23 March 1680.

Before William Mountagu, CB.

578. Indictment of Thomas Peirce of Sittingbourne, grocer, for making a dunghill in the highway leading from the "Red Lion" to the "White Hart" in Sittingbourne.

[endorsed] True bill.


From the Kentish Gazette, June 21-25, 1777. Article kindly sent from Alec Hasenson.

Advert in the Gazette – James Fordred (from the "King's Head," Dover) has taken the "Red Lion" at Sittingborn.


Kentish Gazette, 18 January, 1783.

At the last Michelman Quarter Sessions held at the "Old Castle," near the city, James Anderson, servant or assistant to Mr. Turner, an excise officer at Faversham, was indicted for assaulting Thomas Becket, a post-boy, who lived at the "Red Lion" at Sittingbourne: and on Tuesday last the "Old Castle" came on the trial of the traverse, when it was proved Anderson wantonly, and without any provocation, cut Becket very severely across the head with a hanger, whereupon the jury found him guilty, and the court sentenced him to pay a fine of 20, to be imprisoned six months, and until the fine is paid. It is hoped this will be a caution to officers and their assistants, not wantonly to make use of the arms, which has been lately too much the practice, to their very great discredit, and contrary to the laws of their country.


From the Kentish Gazette, 11 July, 1788.


William Whitaker having taken the above House, most respectfully solicit the Custom and Support of the Nobility, Gentry, Families and Travellers, passing through that Town; for whole Accommodation he has provided neat and elegant Post-chaises, with able and expeditious Horses, and rode by careful Drivers to this particular Branch of Business he has paid the utmost attention, and flatters himself that he shall give every possible Satisfaction. At a very great Expense the above Inn is considerably enlarged and rendered most exceedingly commodious, being fitted up in a convenient Manner with Furniture, the most fashionable and complete, for the Reception of Families and Travellers. The Larder is well and seasonably provided, and his Wines, Spirits and Beers, are of the choicest Kind. He hopes also to be honoured with the Friendship and Support of the Inhabitants of the Town of Sittingbourne and its Neighbourhood, to whom he shall at all Times think himself much obliged, and their Favours gratefully acknowledged. As public Protection and Support are seldom wanting, where Endeavours are used to obtain them, he trusts that his Care and Assiduity, will entitle him thereto.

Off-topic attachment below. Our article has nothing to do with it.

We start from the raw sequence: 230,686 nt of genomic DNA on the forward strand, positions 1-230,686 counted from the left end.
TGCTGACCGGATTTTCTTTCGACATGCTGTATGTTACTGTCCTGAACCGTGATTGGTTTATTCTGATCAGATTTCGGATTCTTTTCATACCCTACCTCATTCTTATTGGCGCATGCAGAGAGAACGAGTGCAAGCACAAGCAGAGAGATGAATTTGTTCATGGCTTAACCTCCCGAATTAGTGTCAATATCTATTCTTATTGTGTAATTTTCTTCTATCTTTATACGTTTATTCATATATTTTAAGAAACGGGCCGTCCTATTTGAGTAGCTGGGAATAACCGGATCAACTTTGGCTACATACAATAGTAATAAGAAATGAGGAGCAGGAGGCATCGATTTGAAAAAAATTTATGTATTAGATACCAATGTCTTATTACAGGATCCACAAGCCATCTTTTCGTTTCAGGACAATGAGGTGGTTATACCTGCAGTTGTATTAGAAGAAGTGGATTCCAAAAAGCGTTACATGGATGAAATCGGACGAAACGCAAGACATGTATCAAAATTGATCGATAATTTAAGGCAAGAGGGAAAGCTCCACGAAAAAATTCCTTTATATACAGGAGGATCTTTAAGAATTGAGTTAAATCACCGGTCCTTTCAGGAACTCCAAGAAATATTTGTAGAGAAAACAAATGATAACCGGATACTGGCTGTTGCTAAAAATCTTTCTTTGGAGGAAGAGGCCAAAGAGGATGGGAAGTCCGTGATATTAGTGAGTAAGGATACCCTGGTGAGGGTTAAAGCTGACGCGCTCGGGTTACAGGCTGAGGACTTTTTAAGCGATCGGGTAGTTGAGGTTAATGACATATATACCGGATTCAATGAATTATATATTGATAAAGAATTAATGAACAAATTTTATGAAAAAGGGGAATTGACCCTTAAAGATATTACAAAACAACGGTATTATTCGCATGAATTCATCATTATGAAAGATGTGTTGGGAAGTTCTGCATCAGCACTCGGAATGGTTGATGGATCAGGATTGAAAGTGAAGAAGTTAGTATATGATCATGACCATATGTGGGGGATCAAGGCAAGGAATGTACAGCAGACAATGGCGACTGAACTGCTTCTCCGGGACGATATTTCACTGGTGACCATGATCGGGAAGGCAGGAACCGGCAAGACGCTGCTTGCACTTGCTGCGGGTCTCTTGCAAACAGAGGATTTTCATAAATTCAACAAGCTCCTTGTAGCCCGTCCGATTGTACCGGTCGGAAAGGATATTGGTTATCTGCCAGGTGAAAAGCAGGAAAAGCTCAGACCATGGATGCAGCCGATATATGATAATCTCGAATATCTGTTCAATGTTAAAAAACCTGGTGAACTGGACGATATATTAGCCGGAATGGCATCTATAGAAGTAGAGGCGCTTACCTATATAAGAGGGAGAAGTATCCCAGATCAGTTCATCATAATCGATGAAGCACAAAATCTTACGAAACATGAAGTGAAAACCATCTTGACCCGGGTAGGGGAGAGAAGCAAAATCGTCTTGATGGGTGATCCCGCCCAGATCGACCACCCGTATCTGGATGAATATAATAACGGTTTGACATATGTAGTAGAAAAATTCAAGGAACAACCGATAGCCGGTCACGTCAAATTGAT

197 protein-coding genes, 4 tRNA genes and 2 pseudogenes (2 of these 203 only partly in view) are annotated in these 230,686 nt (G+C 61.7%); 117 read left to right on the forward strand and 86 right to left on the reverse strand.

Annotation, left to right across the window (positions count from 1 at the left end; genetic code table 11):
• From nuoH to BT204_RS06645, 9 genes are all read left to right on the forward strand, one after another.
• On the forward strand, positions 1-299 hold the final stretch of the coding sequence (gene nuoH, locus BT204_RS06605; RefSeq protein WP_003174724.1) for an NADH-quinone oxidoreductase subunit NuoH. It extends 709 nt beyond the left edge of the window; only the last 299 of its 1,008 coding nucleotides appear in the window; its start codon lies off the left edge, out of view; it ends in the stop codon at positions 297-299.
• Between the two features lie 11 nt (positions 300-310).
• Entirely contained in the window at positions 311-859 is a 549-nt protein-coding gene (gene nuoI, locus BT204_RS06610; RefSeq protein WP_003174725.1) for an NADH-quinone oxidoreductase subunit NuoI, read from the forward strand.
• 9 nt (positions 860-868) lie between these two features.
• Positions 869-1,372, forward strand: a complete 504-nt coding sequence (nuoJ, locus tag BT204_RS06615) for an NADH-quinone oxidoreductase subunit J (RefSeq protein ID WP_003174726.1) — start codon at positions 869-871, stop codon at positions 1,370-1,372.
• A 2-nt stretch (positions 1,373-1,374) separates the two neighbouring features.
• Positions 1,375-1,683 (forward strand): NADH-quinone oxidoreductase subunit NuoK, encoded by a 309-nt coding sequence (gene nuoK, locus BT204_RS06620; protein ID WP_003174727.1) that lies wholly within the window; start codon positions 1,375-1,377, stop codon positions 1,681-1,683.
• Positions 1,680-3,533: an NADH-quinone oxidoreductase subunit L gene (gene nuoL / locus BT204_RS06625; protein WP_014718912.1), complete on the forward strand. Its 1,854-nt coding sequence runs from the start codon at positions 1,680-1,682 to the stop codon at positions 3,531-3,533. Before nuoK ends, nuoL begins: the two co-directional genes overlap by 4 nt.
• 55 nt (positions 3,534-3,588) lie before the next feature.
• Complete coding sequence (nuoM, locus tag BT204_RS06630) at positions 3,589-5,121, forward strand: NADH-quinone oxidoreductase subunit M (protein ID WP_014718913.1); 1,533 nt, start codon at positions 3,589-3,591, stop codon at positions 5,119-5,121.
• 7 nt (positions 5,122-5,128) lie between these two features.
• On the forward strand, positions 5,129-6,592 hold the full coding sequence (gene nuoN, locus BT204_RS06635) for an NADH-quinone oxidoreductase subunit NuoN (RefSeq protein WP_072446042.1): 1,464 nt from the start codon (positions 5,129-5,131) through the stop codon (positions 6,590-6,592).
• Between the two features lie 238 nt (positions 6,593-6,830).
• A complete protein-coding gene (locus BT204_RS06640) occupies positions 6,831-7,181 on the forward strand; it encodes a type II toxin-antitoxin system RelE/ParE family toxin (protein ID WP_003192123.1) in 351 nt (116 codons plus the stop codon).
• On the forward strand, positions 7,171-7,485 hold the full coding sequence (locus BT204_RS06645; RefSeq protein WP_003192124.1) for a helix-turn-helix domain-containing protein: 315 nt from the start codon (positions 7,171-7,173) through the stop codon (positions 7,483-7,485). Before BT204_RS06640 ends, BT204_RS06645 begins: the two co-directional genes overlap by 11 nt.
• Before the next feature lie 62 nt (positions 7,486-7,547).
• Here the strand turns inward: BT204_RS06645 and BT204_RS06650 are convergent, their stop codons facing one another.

And remains, most respectfully The Public's very humble Servant.
The Antiquity of the above Inn, and the respectable Character which it holds in history, are recorded as under; "Sittingbourne, in Kent, is a considerable Thoroughfare on the Dover Road, where there are several good Inns particularly the "Red Lion," which is remarkable for an Entertainment made by Mr. John Norwood for King Henry V. as he returned from the battle of Agincourt, in France, in the Year 1415, the whole amounting to no more than NINE SHILLINGS and NINE PENCE, Wine being at that Time only One Penny a Pint, and all other Things proportionately cheap.

The same Character, in a like proportionate Degree, Whitaker hopes to obtain his moderate Charges at the present time.


Kentish Chronicles, 10 June, 1794.

A Caution to Innholders.

William Whitacre, of the "Red Lion," Sittingbourne, was this day fined by the Magistrates of Faversham, for not providing the Soldiers quartered on him with proper accommodations.

June 5, 1794.


From the Kentish Gazette, Tuesday 2 June 1812.

Bull Inn, Wrotham, Kent.

Robert Gibbs, late of the "Lion Inn," Sittingbourne, returns his sincere thanks to his friends and the public in general, for their past favours, and respectfully informs the nobility and gentry and general (and the late friends of Mr. John Lacey) that he has taken and entered the above Inn, and hopes, by strict attention, to merit a continuance of the favours centred upon his predecessor.

Neat Post Chaise and able horses.


South Eastern Gazette, Tuesday 8 June 1841.


To be heard at Maidstone, in the county of Kent, on the 30th day of June, 1841, at the hour of ten in the forenoon precisely.


Formerly of Dartford, in the county of Kent, out of business or employment; then of the "Rose Inn," Sittingbourne, in the said county of Kent, waiter to Mrs. Sophis Payn, of the same place, innkeeper; then of the same place, waiter to Mr. Robert Pettman Hams, of the "Rose Inn," Sittingbourne aforesaid, innkeeper; and late of the "Lion Inn," Sittingbourne aforesaid, licensed victualler.


Kentish Gazette, 16 April 1850.

Smashing, Suicide, and Inquest.